Decimated! That's what I told Trev, and for once he didn't make some smart remark about whatever I was talking about being divided into 10 parts. The chicken pretty much was. There was a leg here, a leg there, no head, but guts and feathers galore or is that gore. To make things just that bit more odious the surviving chooks were tucking in with carnivorous cannabilistic pleasure that did not bode well for my breakfast.
What had done it?
Trev diverted himself from the house site to make the chook pen quoll proof, because we guessed that was the most likely culprit. He even painted, 'No quolls' on the new door, but Australian animals have the lowest IQ of any animals something to do with the harsh climate and the need to devote only the smallest of resources to the biggest user of energy. I doubt the animal can read.
We borrowed a trap from a neighbour. We set it.
5am the next morning we caught it. Trev went out to check and came back with the news that we'd snagged ourselves a Tasmanian Devil. They have made up for having a very small brain by growing very large teeth. And though he was only a young animal, about the size of a cat, when he opened his mouth you had to flinch. More um, factual information about Tassie Devils can be found here
No problems. Tasmanian Devils are becoming rare through a number of human related causes, but also through disease, a facial tumour that kills. 95% of the Tassie devils are wiped out in the northern parts of Tasmania - and they've never been as prevalent in the south. So it was good to see he was healthy. Not so happy about his chook eating proclivities though. What to do, what to do? We rung Parks and Wildlife to see if they had any studies that required healthy critters, it seemed like a win win situation if they did. No, but they were happy to take details of his whereabouts and state of health. It all goes into a database recording the move of the disease and the numbers of animals remaining.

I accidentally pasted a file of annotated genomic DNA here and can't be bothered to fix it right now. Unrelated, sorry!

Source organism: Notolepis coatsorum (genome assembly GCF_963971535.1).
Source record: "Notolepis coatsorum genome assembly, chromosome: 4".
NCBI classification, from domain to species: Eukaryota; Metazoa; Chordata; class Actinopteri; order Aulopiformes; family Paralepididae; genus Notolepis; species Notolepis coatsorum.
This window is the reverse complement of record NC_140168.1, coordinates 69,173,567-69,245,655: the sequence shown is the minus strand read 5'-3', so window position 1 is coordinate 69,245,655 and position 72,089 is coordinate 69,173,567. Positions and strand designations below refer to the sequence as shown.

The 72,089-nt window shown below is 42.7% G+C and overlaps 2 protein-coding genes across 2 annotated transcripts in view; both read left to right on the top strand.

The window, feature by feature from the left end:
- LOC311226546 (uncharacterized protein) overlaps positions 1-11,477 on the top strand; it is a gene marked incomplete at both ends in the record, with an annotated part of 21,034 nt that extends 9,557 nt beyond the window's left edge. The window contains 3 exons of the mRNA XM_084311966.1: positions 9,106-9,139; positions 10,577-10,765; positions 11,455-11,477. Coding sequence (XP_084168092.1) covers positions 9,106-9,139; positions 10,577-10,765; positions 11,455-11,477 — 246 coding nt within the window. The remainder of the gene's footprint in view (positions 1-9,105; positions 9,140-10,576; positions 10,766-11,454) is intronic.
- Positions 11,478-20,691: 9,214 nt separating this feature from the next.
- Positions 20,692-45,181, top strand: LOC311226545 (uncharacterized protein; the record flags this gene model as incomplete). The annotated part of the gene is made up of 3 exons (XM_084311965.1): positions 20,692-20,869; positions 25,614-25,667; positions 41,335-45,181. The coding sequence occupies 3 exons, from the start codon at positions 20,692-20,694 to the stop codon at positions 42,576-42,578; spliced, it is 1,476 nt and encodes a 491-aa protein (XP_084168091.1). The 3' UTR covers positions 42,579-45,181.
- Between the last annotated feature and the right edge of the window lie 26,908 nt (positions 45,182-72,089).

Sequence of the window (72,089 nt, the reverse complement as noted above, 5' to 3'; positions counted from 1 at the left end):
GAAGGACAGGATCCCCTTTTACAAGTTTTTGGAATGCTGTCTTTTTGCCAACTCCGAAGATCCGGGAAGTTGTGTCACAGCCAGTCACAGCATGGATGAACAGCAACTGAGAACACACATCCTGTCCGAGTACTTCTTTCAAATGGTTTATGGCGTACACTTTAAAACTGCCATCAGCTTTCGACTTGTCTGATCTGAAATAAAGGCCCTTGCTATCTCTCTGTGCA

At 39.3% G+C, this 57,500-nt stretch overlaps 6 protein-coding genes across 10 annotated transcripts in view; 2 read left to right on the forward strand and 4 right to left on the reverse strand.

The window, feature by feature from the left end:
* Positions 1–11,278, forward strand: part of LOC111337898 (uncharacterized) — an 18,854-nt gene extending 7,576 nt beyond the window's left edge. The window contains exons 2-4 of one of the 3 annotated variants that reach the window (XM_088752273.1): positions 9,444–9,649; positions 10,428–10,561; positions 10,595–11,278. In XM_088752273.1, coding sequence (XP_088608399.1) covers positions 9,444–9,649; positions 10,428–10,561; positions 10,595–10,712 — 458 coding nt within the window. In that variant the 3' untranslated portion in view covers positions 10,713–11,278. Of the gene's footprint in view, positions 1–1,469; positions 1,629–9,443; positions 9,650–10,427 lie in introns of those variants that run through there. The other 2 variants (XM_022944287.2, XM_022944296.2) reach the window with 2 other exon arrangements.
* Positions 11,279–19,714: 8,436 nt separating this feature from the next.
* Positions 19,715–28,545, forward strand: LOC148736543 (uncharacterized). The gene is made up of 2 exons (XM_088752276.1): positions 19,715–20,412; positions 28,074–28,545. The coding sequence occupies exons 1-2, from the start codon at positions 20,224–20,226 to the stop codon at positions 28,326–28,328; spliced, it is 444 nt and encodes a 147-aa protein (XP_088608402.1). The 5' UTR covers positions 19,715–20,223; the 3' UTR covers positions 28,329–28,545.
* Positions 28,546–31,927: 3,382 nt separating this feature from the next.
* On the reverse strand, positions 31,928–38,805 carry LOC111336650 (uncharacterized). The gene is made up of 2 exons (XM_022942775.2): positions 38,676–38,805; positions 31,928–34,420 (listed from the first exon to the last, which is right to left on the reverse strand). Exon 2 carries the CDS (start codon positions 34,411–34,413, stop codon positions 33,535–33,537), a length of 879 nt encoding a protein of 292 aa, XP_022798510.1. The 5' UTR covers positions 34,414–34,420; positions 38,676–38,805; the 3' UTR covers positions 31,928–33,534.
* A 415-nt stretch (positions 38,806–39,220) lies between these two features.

Trev went to work (he's packing cherries and driving trucks) and I was left with my new toothy (and very smelly) carrion eating friend. I released him. Only he wouldn't go. I banged something hard on the 44 gallon drum, it must have been audio hell inside there. But he wouldn't budge. So I tipped the drum upside down, but he found something to hold onto and didn't come out. Ok, I poked him with a stick. I wasn't about to stick my arm in. Nope. So I lugged the whole thing onto a wheelbarrow and pushed him over an electric fence and parked him right in front of a pile of fallen tree debris, lots of lovely dark cover. Nope. I figured he'd get out when it got too hot, so we left him. We came home three or four hours later, and he was still in there and the drum was hot to the touch. I doused the drum in cold water, the wee guy was looking heat stressed. But he wasn't leaving. It was obvious he was waiting till dark so we kept the drum cool and by this morning he'd vacated. Hopefully the experience was so negative he doesn't feel like a return trip.
Lesson learnt ... Lock up your daughters! AND your hens.